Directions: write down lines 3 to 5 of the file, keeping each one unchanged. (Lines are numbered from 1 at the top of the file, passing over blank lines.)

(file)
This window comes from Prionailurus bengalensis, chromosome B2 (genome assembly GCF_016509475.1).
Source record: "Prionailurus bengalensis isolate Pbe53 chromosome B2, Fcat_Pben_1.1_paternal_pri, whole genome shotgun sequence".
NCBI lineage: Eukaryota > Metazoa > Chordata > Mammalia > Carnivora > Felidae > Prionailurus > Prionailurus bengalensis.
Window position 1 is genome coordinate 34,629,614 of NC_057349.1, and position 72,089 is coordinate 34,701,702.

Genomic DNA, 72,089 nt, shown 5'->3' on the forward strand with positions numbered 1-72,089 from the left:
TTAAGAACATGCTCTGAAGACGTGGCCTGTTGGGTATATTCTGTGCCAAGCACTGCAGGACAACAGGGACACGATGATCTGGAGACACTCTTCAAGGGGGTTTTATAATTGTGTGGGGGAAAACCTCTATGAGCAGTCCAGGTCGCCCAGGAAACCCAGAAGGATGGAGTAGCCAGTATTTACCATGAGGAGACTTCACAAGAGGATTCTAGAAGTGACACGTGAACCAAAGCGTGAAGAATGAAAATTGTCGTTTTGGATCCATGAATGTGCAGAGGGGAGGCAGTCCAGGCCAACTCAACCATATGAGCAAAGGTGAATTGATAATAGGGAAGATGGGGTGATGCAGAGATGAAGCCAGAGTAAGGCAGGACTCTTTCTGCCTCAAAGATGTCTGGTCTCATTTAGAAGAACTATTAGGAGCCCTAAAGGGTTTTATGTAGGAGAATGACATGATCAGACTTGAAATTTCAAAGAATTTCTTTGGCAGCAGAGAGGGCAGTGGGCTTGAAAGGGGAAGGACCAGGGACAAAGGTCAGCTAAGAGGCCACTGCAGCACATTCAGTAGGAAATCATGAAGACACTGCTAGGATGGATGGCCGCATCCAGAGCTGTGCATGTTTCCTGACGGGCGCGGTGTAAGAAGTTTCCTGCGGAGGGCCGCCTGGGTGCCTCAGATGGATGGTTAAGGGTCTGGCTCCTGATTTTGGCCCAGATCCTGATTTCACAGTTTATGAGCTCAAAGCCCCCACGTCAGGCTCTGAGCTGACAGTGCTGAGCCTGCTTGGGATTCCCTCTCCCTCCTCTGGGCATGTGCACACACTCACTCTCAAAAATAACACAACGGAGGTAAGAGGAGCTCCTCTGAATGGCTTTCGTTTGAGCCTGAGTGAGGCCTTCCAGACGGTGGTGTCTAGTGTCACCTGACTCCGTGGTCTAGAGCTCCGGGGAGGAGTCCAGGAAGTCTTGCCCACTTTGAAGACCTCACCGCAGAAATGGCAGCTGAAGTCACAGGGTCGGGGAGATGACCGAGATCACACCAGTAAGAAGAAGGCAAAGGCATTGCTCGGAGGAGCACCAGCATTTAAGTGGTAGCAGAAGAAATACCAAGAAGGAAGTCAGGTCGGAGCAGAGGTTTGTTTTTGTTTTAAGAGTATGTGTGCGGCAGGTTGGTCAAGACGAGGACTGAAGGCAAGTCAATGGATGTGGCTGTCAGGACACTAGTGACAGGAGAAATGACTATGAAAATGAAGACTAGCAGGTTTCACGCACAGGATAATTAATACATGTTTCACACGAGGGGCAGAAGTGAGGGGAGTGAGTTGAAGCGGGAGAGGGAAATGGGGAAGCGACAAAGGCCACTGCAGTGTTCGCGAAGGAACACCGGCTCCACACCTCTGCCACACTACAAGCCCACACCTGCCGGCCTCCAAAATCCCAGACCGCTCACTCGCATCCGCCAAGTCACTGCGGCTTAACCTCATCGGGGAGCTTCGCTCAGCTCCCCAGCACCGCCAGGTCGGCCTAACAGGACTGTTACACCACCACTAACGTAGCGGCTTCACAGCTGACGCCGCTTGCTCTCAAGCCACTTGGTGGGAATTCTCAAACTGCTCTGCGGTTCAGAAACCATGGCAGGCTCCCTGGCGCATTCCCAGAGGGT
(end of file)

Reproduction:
NCBI lineage: Eukaryota > Metazoa > Chordata > Mammalia > Carnivora > Felidae > Prionailurus > Prionailurus bengalensis.
Window position 1 is genome coordinate 34,629,614 of NC_057349.1, and position 72,089 is coordinate 34,701,702.

Genomic DNA, 72,089 nt, shown 5'->3' on the forward strand with positions numbered 1-72,089 from the left: